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J.D. Simo: The Bandstand and The Bible of Classic Rock

February 4, 2013


Photo by Sean Marshall Studios

Nashville’s JD Simo is a graduate of the Don Kelley school of honky-tonk, proving ground for some of the world’s best pickers. Other alumni of Kelley’s legendary Robert’s Western World band include Johnny Hiland and Jerry Douglas/Patty Loveless sideman Guthrie Trapp.

But hearing Simo’s self-titled band, you would never guess that the lad can still occasionally be heard tearing up “Truck Driving Man” with Kelley & Co. Simo’s music is way more classic rock than classic country: “Fool for You” sounds like a Free outtake and “Aoh” recalls the Yardbirds, while other tunes flash back to Zeppelin, or Truth-era Jeff Beck.

In fact, Simo insists he has no idea how he got the Kelley gig. But his predecessor knows. “Don loves the blues,” says Trapp, and, indeed, one listen to the Peter Green soul of “What’s On Your Mind,” on Simo (Sundazed), clears up how the young Arizona transplant got the job. “I picked up the country stuff on the bandstand,” says Simo. “When that gig came along I had to immerse myself in it, painfully learning in front of audiences. I never felt quite comfortable in the role—I love country, but everyone has their own preferences.”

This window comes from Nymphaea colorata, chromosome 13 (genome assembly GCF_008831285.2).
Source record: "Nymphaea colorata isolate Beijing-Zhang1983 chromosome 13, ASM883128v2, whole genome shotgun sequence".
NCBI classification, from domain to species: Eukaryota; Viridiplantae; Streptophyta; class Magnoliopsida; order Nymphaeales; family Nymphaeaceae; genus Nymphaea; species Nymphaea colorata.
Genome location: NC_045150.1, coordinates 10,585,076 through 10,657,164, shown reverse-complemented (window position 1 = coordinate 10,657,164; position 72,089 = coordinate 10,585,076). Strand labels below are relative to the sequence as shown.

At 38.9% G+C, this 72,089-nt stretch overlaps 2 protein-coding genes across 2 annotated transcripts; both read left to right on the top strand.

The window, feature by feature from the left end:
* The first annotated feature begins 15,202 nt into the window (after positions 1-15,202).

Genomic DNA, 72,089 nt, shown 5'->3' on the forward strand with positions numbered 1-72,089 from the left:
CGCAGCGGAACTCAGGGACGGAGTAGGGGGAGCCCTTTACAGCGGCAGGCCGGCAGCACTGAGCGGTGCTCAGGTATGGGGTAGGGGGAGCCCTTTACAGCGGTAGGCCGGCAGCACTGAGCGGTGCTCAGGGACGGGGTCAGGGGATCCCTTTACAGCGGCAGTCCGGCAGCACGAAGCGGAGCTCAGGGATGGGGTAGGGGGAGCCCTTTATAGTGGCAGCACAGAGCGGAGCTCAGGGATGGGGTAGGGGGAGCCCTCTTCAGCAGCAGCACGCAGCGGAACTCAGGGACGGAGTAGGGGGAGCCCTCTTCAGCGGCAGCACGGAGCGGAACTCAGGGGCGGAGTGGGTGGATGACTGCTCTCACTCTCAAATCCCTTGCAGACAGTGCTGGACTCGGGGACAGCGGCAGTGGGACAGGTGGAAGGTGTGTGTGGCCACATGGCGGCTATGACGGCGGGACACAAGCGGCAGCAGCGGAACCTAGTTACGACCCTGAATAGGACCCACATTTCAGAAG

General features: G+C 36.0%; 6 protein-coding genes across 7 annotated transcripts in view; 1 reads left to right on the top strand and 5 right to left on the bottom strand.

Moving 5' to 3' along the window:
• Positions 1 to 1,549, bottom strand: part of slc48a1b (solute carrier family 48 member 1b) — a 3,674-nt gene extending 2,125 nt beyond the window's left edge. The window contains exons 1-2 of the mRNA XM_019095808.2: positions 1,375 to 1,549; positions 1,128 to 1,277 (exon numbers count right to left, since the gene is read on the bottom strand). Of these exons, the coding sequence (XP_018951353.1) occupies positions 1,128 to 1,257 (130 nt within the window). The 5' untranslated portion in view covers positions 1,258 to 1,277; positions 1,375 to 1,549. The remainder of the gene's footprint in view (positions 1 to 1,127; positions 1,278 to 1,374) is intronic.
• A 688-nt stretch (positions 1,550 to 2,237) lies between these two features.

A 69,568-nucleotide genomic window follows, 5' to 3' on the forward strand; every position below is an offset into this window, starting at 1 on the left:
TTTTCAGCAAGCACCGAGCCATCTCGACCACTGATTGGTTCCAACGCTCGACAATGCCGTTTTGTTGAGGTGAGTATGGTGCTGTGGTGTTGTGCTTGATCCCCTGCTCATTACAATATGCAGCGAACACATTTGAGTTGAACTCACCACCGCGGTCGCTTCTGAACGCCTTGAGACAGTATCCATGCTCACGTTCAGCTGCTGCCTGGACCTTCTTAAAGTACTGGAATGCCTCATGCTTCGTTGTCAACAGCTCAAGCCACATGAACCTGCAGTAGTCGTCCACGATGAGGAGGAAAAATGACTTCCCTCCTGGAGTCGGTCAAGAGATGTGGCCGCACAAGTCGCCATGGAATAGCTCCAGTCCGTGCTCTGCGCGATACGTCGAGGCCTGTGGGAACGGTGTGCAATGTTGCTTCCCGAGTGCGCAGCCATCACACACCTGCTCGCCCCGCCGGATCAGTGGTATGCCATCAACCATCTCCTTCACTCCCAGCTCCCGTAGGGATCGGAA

JD Simo’s preference for the rock music of his parents' generation formed when he was a child. “Around 1993, I taped a mini-series off the television, called the History of Rock and Roll, and it became my bible,” he recalls. “It would tell me what to get at the record store. I could also check out Elvis movies and old Ed Sullivan shows from the library.”

To avoid starvation in Nashville, Simo put his love of classic rock on the back burner and soloed up a storm on “Folsom Prison Blues” at Robert’s on Broadway. On a street full of players with cookie-cutter pedalboards, he became known as the kid with no effects. “I tried every pedal there was, but, in the end, I preferred the sound of the guitar straight into the amp,” he says. At the time, the amp was a stock Fender Deluxe Reverb, and the guitar, an RS Guitarworks Tele-inspired model. “I wanted something that looked like Mike Bloomfield’s—rosewood board and white body,” he explains.